The Briar Bushman (2006) – By Duane L. Martin

 When you watch a film like like The Briar Bushman, comparisons to the Blair Witch Project are bound to come to mind. In this case however, instead of some obscure witch, we have what’s supposed to be a bigfoot type of thing wandering around the countryside in Texas. As the story goes, this guy was doing a documentary film on two white trash guys named Willy Jones and Ray Smitty, who have taken it as their life’s mission to track down and kill the bushman…and that’s about it. Supposedly, the two rednecks and the cameraman disappeared and the tape the documentary guy was shooting was left anonymously with police and is presented here in it’s unedited form.

So…um…yeah. Look, I always try to encourage independent filmmakers to get out there and make their films, and even if I don’t like them, it’s only my opinion as a reviewer and some other people may love it, but since I am a reviewer, I have to be honest in my opinions, otherwise I’d lose all credibility. So here’s my opinion: This is one of the most mind numbingly boring and tedious movies I have ever seen!

I don’t say something like that lightly, nor do I take any pleasure in saying it, but it’s the truth. This film is presented in it’s "unedited" form as a documentation of the events leading up to the disappearance of these three men. I think that was a huge part of the problem. It could have done with a lot of editing. There are long bits where the documentary guy is just setting up his camera or fiddling around with something. Then there’s the long winded ramblings of the two rednecks that just seems to go on endlessly as they’re interviewed by a skeptical filmmaker who could stand to take a nice big handful of personality pills. The first 47 or so minutes of the film are literally those two things I just mentioned. The dialogue sounds almost completely improvised, which I’m sure was to give it more of a realistic feel, but in fact only served to make the film more tedious.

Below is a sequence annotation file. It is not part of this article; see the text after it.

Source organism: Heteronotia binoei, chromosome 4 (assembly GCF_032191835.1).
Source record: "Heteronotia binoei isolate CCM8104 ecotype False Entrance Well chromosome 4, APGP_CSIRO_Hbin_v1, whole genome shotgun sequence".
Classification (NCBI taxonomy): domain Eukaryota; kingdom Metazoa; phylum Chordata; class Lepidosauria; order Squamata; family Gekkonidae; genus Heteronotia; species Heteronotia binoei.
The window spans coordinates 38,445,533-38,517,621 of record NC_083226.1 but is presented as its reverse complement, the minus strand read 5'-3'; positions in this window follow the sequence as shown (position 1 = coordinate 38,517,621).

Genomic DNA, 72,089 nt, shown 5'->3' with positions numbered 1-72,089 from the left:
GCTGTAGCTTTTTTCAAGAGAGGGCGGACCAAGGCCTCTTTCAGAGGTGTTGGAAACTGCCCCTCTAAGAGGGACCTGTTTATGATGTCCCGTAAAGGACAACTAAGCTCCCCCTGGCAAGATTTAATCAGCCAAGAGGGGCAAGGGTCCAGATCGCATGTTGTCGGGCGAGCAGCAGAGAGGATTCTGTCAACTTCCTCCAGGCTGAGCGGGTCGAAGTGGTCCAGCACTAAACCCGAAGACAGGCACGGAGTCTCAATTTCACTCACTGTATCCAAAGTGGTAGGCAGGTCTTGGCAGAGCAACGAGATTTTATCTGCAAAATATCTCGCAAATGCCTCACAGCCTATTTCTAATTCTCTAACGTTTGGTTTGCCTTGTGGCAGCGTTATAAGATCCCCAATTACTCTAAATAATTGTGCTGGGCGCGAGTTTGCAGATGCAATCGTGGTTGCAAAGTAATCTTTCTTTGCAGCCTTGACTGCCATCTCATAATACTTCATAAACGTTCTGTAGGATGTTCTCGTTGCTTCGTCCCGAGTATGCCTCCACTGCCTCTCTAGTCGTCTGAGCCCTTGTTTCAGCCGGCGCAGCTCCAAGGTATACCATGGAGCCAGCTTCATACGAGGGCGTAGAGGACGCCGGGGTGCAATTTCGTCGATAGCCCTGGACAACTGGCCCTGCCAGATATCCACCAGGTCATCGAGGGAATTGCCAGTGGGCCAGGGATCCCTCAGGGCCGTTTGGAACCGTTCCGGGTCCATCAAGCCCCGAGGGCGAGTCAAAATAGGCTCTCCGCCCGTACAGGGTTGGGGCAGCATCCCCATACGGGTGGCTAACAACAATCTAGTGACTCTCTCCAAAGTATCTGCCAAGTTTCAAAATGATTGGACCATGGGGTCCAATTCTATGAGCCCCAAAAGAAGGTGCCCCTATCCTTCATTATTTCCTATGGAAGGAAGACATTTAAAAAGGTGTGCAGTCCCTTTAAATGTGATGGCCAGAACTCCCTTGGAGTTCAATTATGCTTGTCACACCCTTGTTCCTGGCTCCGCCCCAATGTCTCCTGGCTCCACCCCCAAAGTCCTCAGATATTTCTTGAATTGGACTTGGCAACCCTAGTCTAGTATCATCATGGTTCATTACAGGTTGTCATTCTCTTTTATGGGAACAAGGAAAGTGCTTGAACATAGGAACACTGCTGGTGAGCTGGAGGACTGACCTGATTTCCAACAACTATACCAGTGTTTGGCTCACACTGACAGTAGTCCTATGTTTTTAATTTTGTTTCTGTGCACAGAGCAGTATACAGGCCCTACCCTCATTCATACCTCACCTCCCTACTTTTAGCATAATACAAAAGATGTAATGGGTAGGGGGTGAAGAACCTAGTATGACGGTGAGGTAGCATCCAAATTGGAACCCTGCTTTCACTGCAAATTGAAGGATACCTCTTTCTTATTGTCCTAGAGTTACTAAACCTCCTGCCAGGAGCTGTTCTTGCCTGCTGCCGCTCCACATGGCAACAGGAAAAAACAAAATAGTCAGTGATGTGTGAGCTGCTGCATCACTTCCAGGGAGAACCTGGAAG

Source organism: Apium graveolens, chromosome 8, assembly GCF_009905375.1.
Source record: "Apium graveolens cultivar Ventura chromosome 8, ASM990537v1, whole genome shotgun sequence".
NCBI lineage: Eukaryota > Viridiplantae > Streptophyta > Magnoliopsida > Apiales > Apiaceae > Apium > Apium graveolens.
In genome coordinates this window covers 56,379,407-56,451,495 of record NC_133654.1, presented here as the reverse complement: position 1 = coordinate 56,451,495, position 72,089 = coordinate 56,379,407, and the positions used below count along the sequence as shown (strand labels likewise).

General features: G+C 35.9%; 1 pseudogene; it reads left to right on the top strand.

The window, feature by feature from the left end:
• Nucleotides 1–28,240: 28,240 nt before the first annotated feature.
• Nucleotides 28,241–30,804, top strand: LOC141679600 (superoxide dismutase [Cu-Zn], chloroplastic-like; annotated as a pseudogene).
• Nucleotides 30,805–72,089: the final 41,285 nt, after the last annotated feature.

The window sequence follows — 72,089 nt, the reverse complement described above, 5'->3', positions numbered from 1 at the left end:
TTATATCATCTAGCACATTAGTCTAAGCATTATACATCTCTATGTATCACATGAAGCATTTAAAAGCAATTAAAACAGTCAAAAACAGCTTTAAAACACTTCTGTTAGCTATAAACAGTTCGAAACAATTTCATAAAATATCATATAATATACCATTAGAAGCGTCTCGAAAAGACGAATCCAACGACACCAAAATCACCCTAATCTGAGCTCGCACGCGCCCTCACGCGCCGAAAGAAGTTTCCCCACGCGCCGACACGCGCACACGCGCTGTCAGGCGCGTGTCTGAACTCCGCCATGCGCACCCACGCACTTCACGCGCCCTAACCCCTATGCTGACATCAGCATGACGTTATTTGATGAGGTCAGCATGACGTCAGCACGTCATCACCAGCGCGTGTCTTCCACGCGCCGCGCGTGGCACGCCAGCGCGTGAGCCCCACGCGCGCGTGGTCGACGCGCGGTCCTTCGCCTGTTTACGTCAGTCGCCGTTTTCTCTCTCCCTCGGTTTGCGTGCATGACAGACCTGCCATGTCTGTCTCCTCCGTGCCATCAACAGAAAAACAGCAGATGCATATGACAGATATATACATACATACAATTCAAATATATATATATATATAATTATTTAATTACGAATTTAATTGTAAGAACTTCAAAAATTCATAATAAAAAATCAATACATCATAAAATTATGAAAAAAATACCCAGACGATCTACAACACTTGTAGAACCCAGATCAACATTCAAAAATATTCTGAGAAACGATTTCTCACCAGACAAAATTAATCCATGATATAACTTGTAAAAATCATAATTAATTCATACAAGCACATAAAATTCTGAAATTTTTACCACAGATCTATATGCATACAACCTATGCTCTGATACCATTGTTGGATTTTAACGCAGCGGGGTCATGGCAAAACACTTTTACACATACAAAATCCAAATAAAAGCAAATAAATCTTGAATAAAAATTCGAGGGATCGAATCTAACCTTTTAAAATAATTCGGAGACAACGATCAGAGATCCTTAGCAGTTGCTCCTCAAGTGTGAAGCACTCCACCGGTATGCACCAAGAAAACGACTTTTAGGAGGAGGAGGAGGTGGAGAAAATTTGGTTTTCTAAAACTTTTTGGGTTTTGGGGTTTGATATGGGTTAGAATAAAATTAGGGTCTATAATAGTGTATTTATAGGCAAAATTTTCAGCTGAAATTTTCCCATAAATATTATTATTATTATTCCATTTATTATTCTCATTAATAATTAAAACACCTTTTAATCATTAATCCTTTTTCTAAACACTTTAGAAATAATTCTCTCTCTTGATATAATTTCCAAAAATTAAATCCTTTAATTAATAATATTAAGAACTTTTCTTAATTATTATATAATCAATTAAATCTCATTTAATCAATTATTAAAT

There is a ray of hope though. After the mind numblingly boring interview segment, they actually go out to track the bushman. So here’s a chance for something more interesting to happen. But does it? No. In fact, we’re treated to more adlibbed dialogue, more camera set-up, etc…

So did they find the Bushman after all this? Well…yeah, but it wasn’t a bigfoot. Basically they were wandering around on some guy’s property and he showed up all pissed off and killed the two rednecks. The documentary guy runs, but only finds himself face to face with some caveman-like retarded guy with long hair and a hammer. He’s even wearing clothes. So he pops the filmmaker with the hammer, and then we’re treated to a few more scattered shots of him being dragged off by the "bushman" and the bushman fooling around with the camera trying to figure out what it is…and that’s about it.

While there are some slight points of amusement with the two rednecks, mostly they’re just annoying and at times the film feels like it’ll never end. Believe me, I understand the whole idea of doing it in an unedited style to make it more realistic, but my god, at least all the futzing with the camera could have been cut down to a minimum. That felt like it went on forever, and about five seconds into it I was like, "Ok, bored now. Let’s move on."

What really disapointed me was the ending. After sitting through all the rest of it, I at LEAST wanted to see a real bushman come out and kill them. Instead all we get is a pissed of property owner and a retard with a hammer. I can’t even tell you what a let down that was. Not only was it a let down, but it was also somehow very anti-climactic.

Looking through the film’s website, I was actually pretty excited about reviewing this film. It’s all very slickly packaged and there’s a nice kind of a whole back story to it, but sadly, the paper they sent along with the DVD that included the whole back story was far more interesting than the film itself.

As I said, I really hate giving any independent film a bad review, because I know what people put into making them, and I feel that filmmakers should always be encouraged to practice their craft, but for me, this film just missed the mark.

If you’d like to find out more about this film, you can visit the film’s website at